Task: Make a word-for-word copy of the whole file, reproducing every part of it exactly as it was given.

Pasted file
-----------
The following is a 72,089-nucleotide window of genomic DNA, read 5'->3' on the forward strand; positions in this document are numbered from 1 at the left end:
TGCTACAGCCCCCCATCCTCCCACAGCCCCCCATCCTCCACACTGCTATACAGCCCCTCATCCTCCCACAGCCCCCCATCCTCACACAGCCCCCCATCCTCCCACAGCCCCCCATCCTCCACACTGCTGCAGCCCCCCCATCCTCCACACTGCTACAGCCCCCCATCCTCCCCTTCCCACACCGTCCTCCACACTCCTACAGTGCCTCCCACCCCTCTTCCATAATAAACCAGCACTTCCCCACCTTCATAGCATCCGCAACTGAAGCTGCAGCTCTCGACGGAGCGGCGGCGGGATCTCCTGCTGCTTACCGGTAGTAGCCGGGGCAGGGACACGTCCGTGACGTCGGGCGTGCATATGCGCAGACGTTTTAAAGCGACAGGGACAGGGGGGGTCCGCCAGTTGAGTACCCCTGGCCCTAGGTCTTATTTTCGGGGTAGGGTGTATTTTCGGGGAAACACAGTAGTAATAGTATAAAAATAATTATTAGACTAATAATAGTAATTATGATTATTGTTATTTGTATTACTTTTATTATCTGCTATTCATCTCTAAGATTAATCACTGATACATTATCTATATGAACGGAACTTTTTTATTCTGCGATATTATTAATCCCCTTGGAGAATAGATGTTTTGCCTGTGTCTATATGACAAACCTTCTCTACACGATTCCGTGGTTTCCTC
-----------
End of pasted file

The following is a 72,089-nucleotide window of genomic DNA, read 5'->3' on the forward strand; positions in this document are numbered from 1 at the left end:
TGCTACAGCCCCCCATCCTCCCACAGCCCCCCATCCTCCACACTGCTATACAGCCCCTCATCCTCCCACAGCCCCCCATCCTCACACAGCCCCCCATCCTCCCACAGCCCCCCATCCTCCACACTGCTGCAGCCCCCCCATCCTCCACACTGCTACAGCCCCCCATCCTCCCCTTCCCACACCGTCCTCCACACTCCTACAGTGCCTCCCACCCCTCTTCCATAATAAACCAGCACTTCCCCACCTTCATAGCATCCGCAACTGAAGCTGCAGCTCTCGACGGAGCGGCGGCGGGATCTCCTGCTGCTTACCGGTAGTAGCCGGGGCAGGGACACGTCCGTGACGTCGGGCGTGCATATGCGCAGACGTTTTAAAGCGACAGGGACAGGGGGGGTCCGCCAGTTGAGTACCCCTGGCCCTAGGTCTTATTTTCGGGGTAGGGTGTATTTTCGGGGAAACACAGTAGTAATAGTATAAAAATAATTATTAGACTAATAATAGTAATTATGATTATTGTTATTTGTATTACTTTTATTATCTGCTATTCATCTCTAAGATTAATCACTGATACATTATCTATATGAACGGAACTTTTTTATTCTGCGATATTATTAATCCCCTTGGAGAATAGATGTTTTGCCTGTGTCTATATGACAAACCTTCTCTACACGATTCCGTGGTTTCCTC